Laetitia Sadier – Something shines (Drag City) & Little Tornados – We are divine (Rio Bogota)

And now for a double whammy of Laetitia-flavoured the NME might say.

Laetitia Sadier’s third solo album sees her take another short step away from the beat-driven glory of Stereolab, in the direction of something more meditative, you might say taking a cosmic view, although as much as ever there is a distinct social, or even sociological, undercurrent to the music.

In fairness, it’s not as if drums (and particularly bass – the second half of ‘Butter side up’ has a driving ‘Lab-ish backbeat over the refrain “we need answers”) play no part on Something shines, but the overriding impression from these songs is of someone taking stock of the world, probing, questioning, rather than making any overt, bold statements.

The epitome of this is the middle track, ‘Release from the centre of your heart’, which comes across very much as the centrepiece of the album. It has shades of Stereolab in the vocal layers, but these are outweighed by thoughts of the orchestral cosmic soul of Curtis Mayfield, or the lush uplift of Burt Bacharach. It’ll be hard to find a pop song more stirring and beautiful this year. I also think it’s significant that she’s using her native language now, as if challenging listeners to meet her on her terms, as if to say “come and engage with these ideas”, something which could also hold true for Little Tornados.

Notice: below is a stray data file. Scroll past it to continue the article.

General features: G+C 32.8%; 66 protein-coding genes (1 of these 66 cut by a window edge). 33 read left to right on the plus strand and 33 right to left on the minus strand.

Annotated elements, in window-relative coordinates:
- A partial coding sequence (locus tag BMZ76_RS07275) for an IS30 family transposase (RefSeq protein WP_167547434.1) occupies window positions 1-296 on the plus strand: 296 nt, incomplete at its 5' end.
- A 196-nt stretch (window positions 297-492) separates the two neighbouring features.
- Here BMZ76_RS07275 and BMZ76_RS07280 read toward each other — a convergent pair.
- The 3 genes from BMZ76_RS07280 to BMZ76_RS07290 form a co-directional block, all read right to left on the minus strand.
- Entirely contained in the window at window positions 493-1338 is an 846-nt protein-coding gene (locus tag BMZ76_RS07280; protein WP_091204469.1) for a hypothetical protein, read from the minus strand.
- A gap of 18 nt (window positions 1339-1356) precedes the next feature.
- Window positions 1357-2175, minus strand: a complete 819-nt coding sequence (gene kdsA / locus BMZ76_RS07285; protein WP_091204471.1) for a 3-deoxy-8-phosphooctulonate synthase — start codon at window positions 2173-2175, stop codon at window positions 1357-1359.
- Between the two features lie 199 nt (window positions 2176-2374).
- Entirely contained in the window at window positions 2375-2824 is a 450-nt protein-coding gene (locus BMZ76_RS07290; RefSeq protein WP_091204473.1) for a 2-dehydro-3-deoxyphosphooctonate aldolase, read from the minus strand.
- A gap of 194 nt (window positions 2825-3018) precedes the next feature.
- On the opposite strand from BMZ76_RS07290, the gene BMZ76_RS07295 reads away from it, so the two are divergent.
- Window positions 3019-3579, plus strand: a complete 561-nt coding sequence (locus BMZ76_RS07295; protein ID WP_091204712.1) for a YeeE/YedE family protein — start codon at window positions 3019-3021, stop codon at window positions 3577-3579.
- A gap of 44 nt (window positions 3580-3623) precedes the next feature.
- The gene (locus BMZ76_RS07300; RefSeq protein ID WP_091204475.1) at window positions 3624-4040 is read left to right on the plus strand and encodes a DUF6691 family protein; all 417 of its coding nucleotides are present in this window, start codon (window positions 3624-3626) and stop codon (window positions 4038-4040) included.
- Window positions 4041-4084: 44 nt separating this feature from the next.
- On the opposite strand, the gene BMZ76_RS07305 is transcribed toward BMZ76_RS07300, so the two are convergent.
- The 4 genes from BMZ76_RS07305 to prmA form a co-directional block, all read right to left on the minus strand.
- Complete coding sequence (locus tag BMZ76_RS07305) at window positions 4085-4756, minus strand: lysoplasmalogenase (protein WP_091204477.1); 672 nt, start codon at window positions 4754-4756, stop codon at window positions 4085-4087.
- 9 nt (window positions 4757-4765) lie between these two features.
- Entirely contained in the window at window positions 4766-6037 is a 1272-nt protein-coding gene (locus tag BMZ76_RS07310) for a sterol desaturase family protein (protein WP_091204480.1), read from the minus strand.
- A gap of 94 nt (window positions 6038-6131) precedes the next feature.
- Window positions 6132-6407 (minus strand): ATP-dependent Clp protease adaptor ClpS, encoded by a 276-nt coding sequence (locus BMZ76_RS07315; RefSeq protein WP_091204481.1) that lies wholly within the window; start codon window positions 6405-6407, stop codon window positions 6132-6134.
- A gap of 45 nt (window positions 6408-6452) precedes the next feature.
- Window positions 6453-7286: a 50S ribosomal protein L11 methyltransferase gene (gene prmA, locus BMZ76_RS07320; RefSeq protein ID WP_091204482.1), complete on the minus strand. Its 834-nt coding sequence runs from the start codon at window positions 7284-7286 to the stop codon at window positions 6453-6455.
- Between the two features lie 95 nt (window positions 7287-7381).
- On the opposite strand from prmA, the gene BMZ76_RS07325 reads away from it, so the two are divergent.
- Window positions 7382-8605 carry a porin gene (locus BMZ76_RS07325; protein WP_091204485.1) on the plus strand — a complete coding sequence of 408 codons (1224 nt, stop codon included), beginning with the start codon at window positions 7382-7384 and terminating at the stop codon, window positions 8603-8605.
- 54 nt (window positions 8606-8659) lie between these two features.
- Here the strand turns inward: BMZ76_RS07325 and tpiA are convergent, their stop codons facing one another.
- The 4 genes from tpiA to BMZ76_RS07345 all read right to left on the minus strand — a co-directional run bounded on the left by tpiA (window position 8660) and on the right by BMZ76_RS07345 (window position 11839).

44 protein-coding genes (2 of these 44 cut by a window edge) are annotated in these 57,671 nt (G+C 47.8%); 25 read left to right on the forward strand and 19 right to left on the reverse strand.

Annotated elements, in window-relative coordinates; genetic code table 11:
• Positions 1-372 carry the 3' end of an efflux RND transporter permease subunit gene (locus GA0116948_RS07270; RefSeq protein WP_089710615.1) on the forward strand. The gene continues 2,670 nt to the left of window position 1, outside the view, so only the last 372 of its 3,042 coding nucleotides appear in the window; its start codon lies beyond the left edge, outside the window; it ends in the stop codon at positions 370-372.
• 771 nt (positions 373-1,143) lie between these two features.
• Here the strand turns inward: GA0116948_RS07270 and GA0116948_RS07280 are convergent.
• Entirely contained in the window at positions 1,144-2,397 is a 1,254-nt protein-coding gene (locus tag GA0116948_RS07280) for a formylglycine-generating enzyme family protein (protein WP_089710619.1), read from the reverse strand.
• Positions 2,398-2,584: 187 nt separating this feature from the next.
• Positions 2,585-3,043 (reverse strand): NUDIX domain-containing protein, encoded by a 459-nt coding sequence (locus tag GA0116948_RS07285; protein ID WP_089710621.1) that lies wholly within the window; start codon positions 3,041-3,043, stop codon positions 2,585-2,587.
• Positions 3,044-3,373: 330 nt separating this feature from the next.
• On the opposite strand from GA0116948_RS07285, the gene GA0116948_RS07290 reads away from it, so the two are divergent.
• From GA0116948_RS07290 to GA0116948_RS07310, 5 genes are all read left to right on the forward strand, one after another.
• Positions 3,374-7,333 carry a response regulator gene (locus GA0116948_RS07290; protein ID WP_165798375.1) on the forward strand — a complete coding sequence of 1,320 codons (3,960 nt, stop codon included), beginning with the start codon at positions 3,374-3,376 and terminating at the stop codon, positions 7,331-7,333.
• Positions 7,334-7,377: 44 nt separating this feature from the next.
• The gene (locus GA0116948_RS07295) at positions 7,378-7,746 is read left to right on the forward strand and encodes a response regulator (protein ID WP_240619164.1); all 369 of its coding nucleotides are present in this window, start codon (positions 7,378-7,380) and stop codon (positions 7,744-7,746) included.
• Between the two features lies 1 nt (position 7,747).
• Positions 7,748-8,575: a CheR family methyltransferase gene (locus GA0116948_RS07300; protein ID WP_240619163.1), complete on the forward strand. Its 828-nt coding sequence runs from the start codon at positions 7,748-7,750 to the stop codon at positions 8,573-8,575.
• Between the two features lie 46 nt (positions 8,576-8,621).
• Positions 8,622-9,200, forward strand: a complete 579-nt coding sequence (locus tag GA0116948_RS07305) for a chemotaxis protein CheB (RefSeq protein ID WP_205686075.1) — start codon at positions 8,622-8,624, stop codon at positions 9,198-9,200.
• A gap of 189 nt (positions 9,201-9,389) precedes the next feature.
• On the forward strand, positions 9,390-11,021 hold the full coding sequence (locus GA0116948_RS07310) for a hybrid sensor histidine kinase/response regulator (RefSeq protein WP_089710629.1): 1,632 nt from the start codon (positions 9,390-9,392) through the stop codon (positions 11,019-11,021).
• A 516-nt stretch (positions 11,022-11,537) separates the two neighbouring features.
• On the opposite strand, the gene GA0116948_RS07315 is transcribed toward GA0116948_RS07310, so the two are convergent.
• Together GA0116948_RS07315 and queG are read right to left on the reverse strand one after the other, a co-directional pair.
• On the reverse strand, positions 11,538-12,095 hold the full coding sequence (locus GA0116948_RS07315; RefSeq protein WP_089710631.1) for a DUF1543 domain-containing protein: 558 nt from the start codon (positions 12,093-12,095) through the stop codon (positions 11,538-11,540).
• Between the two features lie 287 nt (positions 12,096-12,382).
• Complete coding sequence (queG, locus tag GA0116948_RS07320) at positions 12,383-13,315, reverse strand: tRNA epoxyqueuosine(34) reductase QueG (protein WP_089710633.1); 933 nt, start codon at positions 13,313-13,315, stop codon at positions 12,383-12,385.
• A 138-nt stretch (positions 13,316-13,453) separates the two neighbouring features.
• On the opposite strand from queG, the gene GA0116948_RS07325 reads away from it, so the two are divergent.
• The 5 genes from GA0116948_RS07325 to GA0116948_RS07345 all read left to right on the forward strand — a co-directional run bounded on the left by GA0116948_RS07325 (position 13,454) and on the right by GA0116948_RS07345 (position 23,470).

The Little Tornados project was formed by Laetitia with film-maker and activist David Thayer along with a bunch of other close collaborators. There’s a distinct political edge to the songs, albeit that they are wrapped in beautiful dream pop arrangements, with drunken steel guitars, woozy brass and even some very sleepy harmonica.

It all seems to be further evidence of the rise and rise of the protest song in underground circles. That form seemed to be in hibernation until at least the mid-point of what we will continue to refer to as the recession but there’s been a resurgence in the last couple of years. It’s still unusual to find (broadly) dream pop used as the vehicle - tales of chicanery and corruption have tended to lend themselves to folk or perhaps hardcore punk traditionally.

Overall it’s wonderful to hear Laetitia back in prolific form and in great voice.


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